Isolated PBMCs from 10 PD patients and 8 HS were lysed in RIPA buffer (1 mM phenylmethylsulphonylfluoride, 5 mM EDTA, 1 mM sodium orthovanadate, 150 mM sodium chloride, 8 µg/ml leupeptin, 1.5% NonidetP-40, 20 mM Tris–HCl, pH 7.4). The lysates were kept on ice for 30 min and centrifuged at 10,000 g at 4°C for 10 min. The supernatants were collected and stored at −80°C until used. Aliquots containing 30 µg of proteins from each lysate were subjected to SDS–PAGE on a Criterion™ TGX Any kD Stain-Free™ (Biorad) and then electrotransferred onto PVDF membrane (Biorad) by Trans-Blot Turbo transfer system (Biorad). The filter was blocked with 5% milk powder in TBS containing 0.1% Tween-20 (TBS-T). Membranes were probed with primary antibody against TFAM (Santa Cruz Biotechnology, Santa Cruz, CA, USA) and incubated with secondary antibody (Santa Cruz Biotechnology, Santa Cruz, CA, USA). Horseradish peroxidase was detected with the ECL-enhanced chemiluminescence system (Amersham, Buckinghamshire, UK). The same membranes were stripped and proteins were rehybridized with anti-β-actin antibody (Santa Cruz Biotechnology, Santa Cruz, CA, USA). Images were acquired using a scanner EPSON Perfection 2580 Photo (EPSON, Long Beach, CA, USA) and quantified by Image J 1.34 Software (http://rsb.info.nih.gov/ij/). The intensity of bands, corresponding to the TFAM protein, was normalized to the β-actin signal.

Western Blot Analysis for Nuclear Protein Expression of NRF2

Nuclear extracts of freshly isolated PBMCs from 5 randomly selected HS and 5 PD patients were obtained according to the published protocol by Almeida et al [18]. PBMCs were washed with ice-cold PBS and resuspended in buffer A (10 mM HEPES, 10 mM NaCl, 3 mM MgCl2, 1 mM EGTA, 0.1% Triton X-100, pH 7.5), supplemented with 50 mM NaF, 1 mM Na3VO4, 1 mM DTT, 1 mM PMSF, and complete protease inhibitor cocktail (Roche) on ice for 40 min, then centrifuged at 2,400 g for 10 min. The pellets containing nuclei were resuspended in buffer B (25 mM HEPES, 300 mM NaCl, 5 mM MgCl2, 1 mM EGTA, 20% glycerol, pH 7.4), supplemented with 50 mM NaF, 1 mM Na3VO4, 1 mM DTT, 1 mM PMSF, and complete protease inhibitor cocktail on ice for 60 min. The lysates were centrifuged at 12,000 g for 20 min, the supernatants were collected, and the amount of nuclear protein was measured using the Bio-Rad protein assay reagent.

Subsequently, nuclear extracts (20 µg) were resolved in 9% SDS-PAGE and electrotransferred onto nitrocellulose membranes. The filter was blocked with 5% milk powder in TBS-T. Membranes were probed with anti-NRF2 (Genetex GTX103300; 1∶500) and anti-Lamin B (sc-2616, Santa Cruz Biotechnolgy 1∶1000) antibodies. After three washes in TBST, the membranes were incubated with the secondary peroxidase conjugated antibodies. The signal was detected by ECL-enhanced chemiluminescence system (Amersham, Buckinghamshire, UK) according to the manufacturer’s instructions. Images were acquired using a scanner EPSON Perfection 2580 Photo (EPSON, Long Beach, CA, USA) and quantified by Image J 1.34 Software (http://rsb.info.nih.gov/ij/). The intensity of bands, corresponding to the NRF2 protein, was normalized to the Lamin B signal.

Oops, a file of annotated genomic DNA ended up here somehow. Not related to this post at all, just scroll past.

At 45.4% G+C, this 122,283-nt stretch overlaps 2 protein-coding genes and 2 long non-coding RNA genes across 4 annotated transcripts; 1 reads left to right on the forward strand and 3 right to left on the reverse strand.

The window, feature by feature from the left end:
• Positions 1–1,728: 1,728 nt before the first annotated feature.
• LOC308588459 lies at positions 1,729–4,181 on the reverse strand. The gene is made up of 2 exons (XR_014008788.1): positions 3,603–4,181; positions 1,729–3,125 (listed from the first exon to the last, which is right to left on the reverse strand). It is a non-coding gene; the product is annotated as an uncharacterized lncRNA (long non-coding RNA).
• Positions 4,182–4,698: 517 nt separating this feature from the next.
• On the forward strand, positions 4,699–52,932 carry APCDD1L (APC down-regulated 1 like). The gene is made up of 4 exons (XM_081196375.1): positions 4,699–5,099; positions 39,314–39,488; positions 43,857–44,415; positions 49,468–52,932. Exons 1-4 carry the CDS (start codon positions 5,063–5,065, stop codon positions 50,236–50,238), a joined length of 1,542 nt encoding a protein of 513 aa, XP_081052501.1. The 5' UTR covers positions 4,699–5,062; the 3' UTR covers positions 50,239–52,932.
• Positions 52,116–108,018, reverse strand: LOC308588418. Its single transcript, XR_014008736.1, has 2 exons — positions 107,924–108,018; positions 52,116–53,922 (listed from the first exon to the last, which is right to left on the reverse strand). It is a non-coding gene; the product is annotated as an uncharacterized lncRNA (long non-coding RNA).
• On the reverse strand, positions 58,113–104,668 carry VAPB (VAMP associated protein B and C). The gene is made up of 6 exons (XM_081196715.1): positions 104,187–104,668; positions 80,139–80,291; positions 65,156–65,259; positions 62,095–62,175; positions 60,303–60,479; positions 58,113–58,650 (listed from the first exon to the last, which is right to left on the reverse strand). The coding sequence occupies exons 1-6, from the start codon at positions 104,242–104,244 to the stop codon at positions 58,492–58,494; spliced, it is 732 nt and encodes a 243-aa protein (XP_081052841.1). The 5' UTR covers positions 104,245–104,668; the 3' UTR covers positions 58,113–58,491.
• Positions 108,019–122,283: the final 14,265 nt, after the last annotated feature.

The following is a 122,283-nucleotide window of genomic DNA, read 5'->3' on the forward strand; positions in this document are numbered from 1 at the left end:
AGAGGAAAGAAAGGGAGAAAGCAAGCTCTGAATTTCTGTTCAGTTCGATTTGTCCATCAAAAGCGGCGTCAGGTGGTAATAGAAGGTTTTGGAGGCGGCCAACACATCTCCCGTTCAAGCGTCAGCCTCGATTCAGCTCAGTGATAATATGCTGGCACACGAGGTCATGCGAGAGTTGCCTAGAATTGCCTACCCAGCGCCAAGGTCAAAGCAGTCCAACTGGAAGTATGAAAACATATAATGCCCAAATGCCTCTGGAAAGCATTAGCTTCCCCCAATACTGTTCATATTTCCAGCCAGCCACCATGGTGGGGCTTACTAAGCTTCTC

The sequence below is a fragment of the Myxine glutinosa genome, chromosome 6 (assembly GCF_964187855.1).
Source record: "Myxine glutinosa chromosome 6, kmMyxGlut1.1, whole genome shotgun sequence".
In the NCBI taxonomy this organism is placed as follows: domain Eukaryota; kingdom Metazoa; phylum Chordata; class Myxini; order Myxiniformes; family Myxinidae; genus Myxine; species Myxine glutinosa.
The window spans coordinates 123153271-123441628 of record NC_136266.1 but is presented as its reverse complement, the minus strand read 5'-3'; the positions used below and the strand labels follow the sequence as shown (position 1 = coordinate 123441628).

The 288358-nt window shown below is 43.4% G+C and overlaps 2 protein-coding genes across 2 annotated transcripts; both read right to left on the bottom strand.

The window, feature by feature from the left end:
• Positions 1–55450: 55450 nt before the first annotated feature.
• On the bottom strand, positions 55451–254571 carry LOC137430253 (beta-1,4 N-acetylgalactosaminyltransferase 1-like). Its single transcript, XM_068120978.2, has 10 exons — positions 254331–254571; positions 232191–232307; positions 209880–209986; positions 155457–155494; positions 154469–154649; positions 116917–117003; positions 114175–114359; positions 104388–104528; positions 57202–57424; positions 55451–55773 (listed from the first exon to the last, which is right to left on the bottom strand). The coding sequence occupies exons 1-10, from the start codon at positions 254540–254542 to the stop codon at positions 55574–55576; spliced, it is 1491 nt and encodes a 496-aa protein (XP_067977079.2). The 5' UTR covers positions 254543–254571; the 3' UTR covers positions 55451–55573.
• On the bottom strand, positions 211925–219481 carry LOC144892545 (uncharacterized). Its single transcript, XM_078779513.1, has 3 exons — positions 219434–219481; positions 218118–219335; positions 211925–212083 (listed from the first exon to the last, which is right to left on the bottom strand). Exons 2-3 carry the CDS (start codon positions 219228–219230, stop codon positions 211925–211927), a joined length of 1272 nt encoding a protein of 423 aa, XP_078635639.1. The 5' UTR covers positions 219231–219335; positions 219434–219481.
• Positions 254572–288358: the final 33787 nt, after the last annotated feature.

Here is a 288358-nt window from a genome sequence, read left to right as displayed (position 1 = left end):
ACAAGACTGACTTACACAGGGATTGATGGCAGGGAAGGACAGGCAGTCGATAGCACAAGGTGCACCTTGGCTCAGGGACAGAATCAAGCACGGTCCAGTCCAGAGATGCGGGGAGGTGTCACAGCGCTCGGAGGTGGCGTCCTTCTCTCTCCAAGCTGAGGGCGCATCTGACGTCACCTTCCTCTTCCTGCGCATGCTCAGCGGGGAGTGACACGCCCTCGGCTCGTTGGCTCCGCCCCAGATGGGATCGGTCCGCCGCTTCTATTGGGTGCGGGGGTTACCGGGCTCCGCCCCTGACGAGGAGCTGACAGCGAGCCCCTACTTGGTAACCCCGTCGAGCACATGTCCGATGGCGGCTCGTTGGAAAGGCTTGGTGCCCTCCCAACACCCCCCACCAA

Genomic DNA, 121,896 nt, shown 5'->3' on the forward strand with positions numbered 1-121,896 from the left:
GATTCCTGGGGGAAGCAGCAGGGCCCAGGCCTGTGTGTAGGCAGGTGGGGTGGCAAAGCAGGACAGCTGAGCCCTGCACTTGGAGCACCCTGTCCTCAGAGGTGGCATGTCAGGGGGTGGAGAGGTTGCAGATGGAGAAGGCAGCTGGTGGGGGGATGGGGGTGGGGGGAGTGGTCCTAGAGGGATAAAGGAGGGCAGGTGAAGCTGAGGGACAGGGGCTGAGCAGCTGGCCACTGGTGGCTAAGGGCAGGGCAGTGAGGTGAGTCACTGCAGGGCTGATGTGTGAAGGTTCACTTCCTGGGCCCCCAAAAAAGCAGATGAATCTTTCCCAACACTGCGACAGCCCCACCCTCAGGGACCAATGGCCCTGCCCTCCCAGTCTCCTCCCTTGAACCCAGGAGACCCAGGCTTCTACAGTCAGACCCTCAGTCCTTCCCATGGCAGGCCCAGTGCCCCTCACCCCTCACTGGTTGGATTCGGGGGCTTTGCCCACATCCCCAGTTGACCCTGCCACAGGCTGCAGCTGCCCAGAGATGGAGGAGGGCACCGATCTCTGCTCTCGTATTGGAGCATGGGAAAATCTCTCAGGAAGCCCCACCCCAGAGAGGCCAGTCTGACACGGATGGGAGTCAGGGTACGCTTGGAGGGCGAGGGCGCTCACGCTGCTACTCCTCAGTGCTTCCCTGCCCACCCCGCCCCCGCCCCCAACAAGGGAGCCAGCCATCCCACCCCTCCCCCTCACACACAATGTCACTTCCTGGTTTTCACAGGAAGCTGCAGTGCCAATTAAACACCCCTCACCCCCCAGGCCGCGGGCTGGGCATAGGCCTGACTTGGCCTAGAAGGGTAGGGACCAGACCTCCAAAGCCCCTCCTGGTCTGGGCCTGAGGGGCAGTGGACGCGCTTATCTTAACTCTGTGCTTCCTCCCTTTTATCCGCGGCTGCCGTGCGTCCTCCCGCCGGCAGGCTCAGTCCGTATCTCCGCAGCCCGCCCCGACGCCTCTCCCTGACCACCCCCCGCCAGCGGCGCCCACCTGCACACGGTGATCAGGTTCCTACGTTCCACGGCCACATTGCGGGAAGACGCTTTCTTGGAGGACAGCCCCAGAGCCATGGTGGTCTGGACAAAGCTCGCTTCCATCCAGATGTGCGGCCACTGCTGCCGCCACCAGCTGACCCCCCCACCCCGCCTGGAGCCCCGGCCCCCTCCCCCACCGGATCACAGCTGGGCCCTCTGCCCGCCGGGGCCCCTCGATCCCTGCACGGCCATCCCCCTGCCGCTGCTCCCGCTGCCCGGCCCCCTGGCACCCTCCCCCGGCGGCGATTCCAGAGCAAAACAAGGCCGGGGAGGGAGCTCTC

Thiobarbituric Acid Reactive Substances (TBARS) Assay

Plasmatic measurement of Malondialdehyde (MDA) as TBARS was performed for all subjects included in the study using a commercially available kit (AbNOVA Abnova, Walnut, CA) according to the manufacturer’s instructions.

Resting Metabolic Rate

Resting metabolic rate (RMR) was assessed by indirect calorimetry with the use of an MMC Horizon System 6 (Beckman Sensormedics, Milan, Italy) that measures resting oxygen uptake and resting carbon dioxide production. The subjects were familiarized with the canopy of the calorimeter so that they did not feel suffocated during the measurement period. They were instructed to avoid hyperventilating, fidgeting, and falling asleep. Gas was measured in the morning in the supine position after the subjects had fasted 12 h. Values were considered reliable after a 20-min nonstop period when differences in consecutive values were <5%; at this point, gas measurements were continued for another 20 min, and mean values for resting oxygen uptake and resting carbon dioxide production were calculated. The CV for duplicate measurements in 12 subjects was 5%.

Statistical Analysis

Results were expressed as mean ± SD. Student’s t-test and Chi-squared test were used to assess differences in clinical, demographic and experimental features. A value of p<0.05 was considered to be statistically significant. R 2.0.1 statistical software was used to perform the above analyses (www.r-project.org).

Results

Peroxisome Proliferator-activated Receptor Gamma coactivator 1 Alpha (PGC1-α) and Nuclear Respiratory Factor 1 (NRF-1) Gene Expression

To assess whether PBMCs isolated from CKD patients undergoing PD treatment showed an alteration of the cellular machinery associated to the oxidative energy metabolism, we measured by RT-PCR the expression level of peroxisome proliferator-activated receptor gamma coactivator 1 alpha (PGC1-α) and Nuclear respiratory factor 1 (NRF-1), two genes encoding, respectively, for a transcriptional coactivator and a transcription factor that together stimulate the expression of a broad set of nuclear genes involved in mitochondrial biogenesis and functions.

As reported in figure 1, both genes resulted significantly down-regulated in PD compared to HS.

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Figure 1. Peroxisome proliferator-activated receptor gamma coactivator 1 alpha (PGC1-α) and nuclear respiratory factor-1 (NRF-1) gene expression by Real-Time PCR in PBMCs from healthy subjects (HS) and chronic kidney disease patients in peritoneal dialysis (PD).

The histograms represent the mean ± SD of PGC1-α (A) and NRF-1 (B) expression level, determined by Real-Time PCR in PBMCs from 15 HS and 15 PD patients. For both genes the expression level was significantly lower in PD compared to HS (**p<0.001).